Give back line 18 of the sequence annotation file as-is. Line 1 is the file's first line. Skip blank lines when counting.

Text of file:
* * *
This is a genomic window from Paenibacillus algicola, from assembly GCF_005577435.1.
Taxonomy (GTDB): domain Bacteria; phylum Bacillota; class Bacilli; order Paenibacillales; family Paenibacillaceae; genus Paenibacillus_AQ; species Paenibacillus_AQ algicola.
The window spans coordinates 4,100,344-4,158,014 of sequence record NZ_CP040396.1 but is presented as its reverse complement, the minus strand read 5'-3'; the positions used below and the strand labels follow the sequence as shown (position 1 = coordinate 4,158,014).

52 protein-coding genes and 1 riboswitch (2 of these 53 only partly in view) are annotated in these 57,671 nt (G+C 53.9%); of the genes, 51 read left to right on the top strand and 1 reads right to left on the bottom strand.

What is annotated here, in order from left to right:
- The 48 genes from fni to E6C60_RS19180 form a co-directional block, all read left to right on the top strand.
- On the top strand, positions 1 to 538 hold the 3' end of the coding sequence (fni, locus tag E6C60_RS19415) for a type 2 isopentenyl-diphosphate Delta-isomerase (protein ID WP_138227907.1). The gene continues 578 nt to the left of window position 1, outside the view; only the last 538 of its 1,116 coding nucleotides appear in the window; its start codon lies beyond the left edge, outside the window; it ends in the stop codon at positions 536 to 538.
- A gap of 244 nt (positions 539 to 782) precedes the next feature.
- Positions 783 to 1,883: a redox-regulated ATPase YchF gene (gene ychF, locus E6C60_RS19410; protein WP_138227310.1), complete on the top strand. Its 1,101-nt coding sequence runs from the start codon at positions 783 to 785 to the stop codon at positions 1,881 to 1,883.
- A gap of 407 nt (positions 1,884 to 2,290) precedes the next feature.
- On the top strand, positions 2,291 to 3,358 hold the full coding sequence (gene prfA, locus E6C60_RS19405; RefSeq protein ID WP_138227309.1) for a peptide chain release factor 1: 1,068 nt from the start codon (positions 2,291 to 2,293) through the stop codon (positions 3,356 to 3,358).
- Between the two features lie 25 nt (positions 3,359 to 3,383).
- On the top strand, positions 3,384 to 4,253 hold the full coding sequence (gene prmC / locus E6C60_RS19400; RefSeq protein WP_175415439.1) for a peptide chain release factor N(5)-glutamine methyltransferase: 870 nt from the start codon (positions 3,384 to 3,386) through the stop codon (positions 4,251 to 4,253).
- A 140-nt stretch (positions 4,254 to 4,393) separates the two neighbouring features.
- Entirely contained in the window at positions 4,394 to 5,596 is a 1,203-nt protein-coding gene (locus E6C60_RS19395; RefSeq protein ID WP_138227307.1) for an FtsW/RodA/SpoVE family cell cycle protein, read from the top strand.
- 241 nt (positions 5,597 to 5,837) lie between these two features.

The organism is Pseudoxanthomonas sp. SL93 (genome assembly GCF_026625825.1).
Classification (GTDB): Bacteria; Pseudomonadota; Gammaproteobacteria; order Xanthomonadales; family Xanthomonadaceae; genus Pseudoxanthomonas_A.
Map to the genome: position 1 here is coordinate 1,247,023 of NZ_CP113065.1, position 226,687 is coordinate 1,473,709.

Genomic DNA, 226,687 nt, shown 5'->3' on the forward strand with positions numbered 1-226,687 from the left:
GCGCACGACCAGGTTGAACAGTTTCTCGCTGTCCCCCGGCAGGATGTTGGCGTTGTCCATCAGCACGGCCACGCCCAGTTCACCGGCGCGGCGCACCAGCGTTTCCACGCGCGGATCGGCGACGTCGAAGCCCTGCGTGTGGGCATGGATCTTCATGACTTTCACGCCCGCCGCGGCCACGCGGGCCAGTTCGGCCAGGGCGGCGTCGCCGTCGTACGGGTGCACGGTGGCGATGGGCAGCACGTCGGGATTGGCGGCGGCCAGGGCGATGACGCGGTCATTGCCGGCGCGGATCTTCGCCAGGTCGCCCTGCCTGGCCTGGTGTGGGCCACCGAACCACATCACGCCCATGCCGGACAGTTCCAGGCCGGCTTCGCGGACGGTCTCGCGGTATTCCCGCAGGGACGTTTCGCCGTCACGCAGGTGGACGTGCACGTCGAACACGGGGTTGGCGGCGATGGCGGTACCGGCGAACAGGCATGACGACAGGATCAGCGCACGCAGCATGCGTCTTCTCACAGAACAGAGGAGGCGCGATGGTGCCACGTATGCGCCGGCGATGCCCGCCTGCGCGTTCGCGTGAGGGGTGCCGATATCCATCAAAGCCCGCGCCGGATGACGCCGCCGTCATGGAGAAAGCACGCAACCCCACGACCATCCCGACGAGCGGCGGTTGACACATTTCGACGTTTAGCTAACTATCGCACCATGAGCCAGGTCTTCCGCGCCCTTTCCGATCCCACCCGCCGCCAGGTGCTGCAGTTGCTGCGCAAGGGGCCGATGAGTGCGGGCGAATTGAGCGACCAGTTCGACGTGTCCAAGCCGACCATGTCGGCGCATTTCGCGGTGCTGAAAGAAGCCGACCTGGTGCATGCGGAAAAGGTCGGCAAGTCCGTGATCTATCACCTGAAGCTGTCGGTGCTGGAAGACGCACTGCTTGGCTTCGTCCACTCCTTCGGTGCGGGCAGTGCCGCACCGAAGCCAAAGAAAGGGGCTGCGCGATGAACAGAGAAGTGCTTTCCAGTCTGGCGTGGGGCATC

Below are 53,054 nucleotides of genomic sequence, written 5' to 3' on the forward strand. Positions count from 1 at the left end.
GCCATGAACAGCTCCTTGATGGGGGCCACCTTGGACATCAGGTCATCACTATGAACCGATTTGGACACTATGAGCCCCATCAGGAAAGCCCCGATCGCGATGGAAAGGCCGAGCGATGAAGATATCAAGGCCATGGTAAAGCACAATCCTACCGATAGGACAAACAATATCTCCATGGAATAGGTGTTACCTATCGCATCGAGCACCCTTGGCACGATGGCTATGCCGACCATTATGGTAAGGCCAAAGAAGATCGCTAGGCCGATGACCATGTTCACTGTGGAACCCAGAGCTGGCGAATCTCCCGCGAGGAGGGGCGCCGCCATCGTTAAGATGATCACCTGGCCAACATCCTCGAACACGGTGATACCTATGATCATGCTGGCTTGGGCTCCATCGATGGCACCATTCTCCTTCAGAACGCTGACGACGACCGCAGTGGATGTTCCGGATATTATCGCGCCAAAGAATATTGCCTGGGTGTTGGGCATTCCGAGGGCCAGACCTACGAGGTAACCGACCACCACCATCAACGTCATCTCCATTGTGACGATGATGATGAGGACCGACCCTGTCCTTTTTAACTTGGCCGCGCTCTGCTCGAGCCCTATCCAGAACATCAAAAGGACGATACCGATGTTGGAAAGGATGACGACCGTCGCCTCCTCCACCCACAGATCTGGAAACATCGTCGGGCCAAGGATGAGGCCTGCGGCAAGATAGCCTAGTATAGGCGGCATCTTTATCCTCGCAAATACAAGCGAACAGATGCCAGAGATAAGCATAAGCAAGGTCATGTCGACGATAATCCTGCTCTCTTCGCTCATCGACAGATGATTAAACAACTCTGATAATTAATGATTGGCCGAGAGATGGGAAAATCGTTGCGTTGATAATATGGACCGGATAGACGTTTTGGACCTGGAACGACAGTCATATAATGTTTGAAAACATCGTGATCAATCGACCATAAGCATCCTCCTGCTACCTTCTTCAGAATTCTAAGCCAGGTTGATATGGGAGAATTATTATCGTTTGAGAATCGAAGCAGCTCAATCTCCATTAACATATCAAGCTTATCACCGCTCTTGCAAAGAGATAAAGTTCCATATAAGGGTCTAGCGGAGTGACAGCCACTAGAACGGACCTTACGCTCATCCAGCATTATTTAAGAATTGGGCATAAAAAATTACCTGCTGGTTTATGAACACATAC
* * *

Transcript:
Classification (GTDB): Bacteria; Pseudomonadota; Gammaproteobacteria; order Xanthomonadales; family Xanthomonadaceae; genus Pseudoxanthomonas_A.